Hello Michael! Your book sounds exciting and chilling at the same time. Tell us a little bit about yourself as a writer before we delve into the plot of Convergence.When did you first discover your voice as a writer?

Probably in high school. I always dabbled with writing as a hobby, but in my senior year of high school–way back when now–I decided to get a little bit serious about it and took a creative writing course. I wasn’t quite prepared for the worlds it opened up for me, and I completely fell in love with the art. I’ve…

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Kobo Reviews Needed For CONVERGENCE

As some of you may know, Kobo is now taking customer reviews. You may have noticed this, either on this blog, or on Kobo Writing Life, when news broke back in May, or came upon the news in their latest newsletter.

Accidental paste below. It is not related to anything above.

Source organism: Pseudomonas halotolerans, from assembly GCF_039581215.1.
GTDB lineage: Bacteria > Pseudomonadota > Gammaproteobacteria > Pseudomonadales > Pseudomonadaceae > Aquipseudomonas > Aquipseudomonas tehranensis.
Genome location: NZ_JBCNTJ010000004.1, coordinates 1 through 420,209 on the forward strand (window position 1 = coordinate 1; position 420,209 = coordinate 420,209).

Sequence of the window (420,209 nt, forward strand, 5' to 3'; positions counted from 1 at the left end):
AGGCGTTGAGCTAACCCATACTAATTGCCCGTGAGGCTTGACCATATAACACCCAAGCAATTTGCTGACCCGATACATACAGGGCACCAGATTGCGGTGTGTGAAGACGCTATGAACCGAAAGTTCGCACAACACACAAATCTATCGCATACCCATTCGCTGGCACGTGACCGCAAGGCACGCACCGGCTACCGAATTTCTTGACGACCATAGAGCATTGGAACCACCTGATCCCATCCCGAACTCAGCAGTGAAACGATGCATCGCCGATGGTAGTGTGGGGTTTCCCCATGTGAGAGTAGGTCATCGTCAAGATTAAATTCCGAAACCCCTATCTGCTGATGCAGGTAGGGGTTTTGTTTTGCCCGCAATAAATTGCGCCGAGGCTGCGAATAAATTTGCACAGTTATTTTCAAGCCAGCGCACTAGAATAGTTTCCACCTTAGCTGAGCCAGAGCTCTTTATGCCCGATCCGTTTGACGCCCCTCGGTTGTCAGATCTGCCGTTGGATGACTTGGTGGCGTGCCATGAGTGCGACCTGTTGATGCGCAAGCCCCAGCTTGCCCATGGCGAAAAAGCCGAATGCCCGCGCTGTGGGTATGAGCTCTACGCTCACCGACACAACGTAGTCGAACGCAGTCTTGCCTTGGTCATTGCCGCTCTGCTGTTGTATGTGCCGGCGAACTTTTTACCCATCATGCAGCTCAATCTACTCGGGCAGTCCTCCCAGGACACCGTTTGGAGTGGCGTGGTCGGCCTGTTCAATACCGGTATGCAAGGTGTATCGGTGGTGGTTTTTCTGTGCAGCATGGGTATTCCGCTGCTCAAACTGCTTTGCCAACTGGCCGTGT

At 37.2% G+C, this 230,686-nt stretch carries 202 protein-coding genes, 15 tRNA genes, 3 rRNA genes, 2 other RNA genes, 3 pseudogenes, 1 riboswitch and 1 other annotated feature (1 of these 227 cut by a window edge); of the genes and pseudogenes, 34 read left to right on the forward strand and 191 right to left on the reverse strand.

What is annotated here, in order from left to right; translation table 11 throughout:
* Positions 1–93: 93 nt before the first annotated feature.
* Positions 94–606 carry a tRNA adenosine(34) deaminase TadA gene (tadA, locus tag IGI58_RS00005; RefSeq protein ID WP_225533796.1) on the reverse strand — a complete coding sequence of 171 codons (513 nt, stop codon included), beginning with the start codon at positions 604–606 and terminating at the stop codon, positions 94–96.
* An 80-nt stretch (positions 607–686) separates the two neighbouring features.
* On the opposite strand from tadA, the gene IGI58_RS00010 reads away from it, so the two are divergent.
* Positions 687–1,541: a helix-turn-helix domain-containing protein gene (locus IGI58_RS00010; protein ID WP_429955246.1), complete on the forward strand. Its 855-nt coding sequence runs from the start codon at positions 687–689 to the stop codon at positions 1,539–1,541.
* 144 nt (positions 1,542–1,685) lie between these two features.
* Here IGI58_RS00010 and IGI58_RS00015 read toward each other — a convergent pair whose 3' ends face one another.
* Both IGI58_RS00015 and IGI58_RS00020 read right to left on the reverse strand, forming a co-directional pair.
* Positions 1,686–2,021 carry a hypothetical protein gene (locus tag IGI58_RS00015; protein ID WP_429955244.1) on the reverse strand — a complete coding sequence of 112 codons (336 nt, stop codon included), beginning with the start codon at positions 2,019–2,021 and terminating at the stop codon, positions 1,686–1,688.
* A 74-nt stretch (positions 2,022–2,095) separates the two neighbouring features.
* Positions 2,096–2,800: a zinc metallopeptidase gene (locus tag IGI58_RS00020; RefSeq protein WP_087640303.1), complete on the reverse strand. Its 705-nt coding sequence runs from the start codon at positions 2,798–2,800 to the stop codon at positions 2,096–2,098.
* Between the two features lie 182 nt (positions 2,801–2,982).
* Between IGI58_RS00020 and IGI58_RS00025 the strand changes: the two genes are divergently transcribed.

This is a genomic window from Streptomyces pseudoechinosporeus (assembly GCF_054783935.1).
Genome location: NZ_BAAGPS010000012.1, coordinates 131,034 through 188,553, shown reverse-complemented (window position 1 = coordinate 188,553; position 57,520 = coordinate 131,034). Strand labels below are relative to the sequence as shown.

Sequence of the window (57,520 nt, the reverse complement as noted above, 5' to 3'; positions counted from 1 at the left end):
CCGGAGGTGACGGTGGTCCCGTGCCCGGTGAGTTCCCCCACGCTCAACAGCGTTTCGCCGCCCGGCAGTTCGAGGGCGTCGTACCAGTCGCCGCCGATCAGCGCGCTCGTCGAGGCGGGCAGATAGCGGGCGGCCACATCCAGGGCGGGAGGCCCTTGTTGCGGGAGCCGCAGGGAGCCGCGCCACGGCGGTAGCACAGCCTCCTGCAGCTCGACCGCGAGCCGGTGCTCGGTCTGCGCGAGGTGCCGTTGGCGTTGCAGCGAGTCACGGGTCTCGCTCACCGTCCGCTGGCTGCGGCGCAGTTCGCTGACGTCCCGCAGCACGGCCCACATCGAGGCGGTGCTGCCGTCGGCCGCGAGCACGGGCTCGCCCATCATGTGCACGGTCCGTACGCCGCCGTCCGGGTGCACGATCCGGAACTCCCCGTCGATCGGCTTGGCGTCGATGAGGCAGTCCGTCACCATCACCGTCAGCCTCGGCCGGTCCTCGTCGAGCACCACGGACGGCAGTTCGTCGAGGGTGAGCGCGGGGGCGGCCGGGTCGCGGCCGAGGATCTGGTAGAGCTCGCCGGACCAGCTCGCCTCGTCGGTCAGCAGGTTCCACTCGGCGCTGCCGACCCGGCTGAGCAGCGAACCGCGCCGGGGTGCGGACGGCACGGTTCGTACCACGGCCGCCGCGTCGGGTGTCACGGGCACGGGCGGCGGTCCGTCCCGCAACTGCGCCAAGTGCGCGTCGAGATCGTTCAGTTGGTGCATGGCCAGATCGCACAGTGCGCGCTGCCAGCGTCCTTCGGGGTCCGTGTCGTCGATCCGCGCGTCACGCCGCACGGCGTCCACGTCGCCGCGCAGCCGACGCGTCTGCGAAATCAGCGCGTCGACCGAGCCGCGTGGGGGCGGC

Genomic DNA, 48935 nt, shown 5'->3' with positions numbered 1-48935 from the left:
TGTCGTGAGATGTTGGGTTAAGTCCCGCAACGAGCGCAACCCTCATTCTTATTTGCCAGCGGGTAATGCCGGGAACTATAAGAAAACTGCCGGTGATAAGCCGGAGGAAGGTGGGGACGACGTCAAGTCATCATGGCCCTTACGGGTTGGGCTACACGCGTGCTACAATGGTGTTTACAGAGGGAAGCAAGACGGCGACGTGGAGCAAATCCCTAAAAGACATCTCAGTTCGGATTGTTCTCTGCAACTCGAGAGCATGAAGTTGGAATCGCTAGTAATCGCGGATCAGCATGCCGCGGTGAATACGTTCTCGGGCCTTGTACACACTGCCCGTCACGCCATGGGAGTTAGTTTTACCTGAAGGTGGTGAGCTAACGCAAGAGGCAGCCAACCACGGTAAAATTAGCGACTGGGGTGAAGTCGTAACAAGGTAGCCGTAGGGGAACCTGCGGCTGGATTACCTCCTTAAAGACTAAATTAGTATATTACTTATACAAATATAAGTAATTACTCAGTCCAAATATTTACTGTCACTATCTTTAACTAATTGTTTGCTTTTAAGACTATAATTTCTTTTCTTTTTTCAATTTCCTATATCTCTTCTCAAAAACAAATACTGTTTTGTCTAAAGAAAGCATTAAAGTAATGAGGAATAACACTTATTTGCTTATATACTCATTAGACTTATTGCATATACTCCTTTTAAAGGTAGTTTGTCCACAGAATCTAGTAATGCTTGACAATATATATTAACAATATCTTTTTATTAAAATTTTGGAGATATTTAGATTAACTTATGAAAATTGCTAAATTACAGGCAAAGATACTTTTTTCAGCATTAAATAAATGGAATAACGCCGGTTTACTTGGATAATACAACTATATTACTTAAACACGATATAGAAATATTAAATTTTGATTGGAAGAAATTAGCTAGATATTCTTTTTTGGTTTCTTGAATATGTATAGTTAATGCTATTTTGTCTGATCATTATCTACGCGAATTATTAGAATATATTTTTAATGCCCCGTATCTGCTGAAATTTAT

I, for one, think it’s a tremendous decision and I know first-hand as a reader how valuable customer reviews are. They help facilitate purchase decisions and can make or break those on-the-fence customers into clicking the buy button. As an author, I value reviews because it could (hopefully) draw in more new readers.

Kobo didn’t think it was enough to just open the doors to customer reviews, though. Nope, they are sweetening the deal a bit further. Write a review and get 20% off select eBooks! How cool is that?!

Screen Shot 2014-08-19 at 5.37.51 PM